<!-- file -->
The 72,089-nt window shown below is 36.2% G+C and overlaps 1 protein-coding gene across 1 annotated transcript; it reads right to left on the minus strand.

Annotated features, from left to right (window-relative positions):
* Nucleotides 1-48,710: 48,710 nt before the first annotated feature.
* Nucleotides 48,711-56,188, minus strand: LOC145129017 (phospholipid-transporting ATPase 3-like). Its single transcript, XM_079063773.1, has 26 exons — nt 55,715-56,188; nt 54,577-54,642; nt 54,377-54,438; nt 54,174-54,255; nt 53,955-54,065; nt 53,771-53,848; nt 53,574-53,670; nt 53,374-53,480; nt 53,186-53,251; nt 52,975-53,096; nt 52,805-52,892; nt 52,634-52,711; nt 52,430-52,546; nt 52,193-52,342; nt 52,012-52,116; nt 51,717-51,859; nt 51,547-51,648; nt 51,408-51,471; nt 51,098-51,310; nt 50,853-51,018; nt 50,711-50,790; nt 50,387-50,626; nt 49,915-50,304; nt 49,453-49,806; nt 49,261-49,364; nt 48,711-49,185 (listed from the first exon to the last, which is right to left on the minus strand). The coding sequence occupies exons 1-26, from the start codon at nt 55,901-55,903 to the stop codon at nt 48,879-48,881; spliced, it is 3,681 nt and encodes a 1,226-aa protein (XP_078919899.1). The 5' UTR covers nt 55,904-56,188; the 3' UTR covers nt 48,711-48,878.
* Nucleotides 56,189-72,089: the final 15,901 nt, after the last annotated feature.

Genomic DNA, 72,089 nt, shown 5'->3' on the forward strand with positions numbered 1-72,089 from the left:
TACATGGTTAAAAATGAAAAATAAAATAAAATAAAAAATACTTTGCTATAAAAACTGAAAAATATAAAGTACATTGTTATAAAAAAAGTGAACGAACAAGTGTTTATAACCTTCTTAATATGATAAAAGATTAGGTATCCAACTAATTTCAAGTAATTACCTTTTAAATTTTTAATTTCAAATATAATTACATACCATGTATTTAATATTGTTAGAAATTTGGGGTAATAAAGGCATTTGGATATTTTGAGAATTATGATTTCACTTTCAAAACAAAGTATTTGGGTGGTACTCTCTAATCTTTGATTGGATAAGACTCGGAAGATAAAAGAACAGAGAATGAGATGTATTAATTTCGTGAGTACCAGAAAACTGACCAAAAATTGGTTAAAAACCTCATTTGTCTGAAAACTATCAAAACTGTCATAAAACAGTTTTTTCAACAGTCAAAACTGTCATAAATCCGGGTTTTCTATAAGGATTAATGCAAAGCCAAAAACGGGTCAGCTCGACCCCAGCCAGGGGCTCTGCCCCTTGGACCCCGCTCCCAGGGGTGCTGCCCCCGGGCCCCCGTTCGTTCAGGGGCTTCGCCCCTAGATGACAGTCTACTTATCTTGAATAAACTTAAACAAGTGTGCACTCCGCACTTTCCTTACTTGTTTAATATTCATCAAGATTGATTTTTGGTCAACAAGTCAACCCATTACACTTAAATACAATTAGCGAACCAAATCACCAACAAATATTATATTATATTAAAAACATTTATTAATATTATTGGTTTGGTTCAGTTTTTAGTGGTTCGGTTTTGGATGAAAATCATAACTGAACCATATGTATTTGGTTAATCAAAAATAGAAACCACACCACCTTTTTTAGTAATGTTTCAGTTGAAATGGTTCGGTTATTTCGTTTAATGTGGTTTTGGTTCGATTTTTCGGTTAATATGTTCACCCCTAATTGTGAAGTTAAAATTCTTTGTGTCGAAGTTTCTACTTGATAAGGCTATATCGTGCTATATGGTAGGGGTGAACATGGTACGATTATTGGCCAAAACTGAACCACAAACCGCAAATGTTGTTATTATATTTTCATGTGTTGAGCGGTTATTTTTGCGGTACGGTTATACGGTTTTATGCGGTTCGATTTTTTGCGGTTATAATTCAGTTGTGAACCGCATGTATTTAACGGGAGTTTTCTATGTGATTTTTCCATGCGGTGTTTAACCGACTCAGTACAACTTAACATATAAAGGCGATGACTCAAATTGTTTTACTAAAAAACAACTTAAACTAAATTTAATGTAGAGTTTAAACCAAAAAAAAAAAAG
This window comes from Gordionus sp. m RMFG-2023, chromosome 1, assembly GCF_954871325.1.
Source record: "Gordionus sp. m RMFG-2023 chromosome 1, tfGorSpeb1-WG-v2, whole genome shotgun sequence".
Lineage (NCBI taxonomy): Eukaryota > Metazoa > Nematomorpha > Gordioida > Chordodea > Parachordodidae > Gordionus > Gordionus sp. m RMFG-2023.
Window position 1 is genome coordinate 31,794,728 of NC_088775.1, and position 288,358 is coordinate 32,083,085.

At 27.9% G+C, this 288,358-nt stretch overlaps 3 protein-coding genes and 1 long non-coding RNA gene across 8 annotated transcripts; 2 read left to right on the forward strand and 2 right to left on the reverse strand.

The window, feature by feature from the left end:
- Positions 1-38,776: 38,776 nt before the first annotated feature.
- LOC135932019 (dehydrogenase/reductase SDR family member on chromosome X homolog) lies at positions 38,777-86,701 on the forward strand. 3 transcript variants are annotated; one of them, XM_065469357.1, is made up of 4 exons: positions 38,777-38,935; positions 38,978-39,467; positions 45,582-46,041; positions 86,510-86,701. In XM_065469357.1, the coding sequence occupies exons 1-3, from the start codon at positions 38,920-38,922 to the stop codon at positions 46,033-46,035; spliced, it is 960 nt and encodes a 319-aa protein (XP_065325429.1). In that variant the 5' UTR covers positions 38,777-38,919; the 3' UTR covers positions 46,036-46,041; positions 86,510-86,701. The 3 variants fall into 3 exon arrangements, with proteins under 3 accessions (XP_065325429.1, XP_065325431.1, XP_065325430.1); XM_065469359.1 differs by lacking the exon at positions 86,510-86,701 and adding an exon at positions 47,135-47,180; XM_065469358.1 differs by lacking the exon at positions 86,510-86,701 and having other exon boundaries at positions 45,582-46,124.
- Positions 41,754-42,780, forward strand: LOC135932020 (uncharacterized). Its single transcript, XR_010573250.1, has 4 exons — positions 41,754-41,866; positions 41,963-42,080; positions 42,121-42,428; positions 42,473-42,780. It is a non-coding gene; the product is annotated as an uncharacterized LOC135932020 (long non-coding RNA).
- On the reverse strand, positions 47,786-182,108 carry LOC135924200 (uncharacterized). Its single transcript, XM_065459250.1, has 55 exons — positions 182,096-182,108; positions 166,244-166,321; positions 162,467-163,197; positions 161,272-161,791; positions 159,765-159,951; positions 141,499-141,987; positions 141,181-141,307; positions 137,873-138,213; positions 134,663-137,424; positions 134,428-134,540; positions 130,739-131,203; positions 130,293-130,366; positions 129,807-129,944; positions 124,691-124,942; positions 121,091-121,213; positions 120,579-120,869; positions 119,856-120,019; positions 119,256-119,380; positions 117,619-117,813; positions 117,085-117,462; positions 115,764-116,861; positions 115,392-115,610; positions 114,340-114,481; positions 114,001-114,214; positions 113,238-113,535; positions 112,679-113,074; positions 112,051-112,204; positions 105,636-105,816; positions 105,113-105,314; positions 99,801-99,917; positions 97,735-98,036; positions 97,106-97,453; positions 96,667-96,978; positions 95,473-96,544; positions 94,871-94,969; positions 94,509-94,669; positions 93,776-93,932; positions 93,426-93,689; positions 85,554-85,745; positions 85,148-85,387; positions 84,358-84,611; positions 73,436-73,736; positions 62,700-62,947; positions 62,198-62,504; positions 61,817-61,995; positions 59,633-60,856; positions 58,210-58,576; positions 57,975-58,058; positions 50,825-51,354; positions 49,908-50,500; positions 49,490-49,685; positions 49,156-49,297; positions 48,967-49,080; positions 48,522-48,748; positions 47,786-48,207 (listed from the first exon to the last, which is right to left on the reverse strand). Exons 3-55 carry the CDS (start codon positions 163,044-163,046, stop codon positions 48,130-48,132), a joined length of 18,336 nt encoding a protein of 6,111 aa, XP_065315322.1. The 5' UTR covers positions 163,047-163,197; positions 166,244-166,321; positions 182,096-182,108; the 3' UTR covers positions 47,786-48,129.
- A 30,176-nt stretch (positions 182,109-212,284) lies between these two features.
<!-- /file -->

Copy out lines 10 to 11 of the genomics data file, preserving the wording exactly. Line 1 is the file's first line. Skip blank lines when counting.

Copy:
Lineage (NCBI taxonomy): Eukaryota > Metazoa > Nematomorpha > Gordioida > Chordodea > Parachordodidae > Gordionus > Gordionus sp. m RMFG-2023.
Window position 1 is genome coordinate 31,794,728 of NC_088775.1, and position 288,358 is coordinate 32,083,085.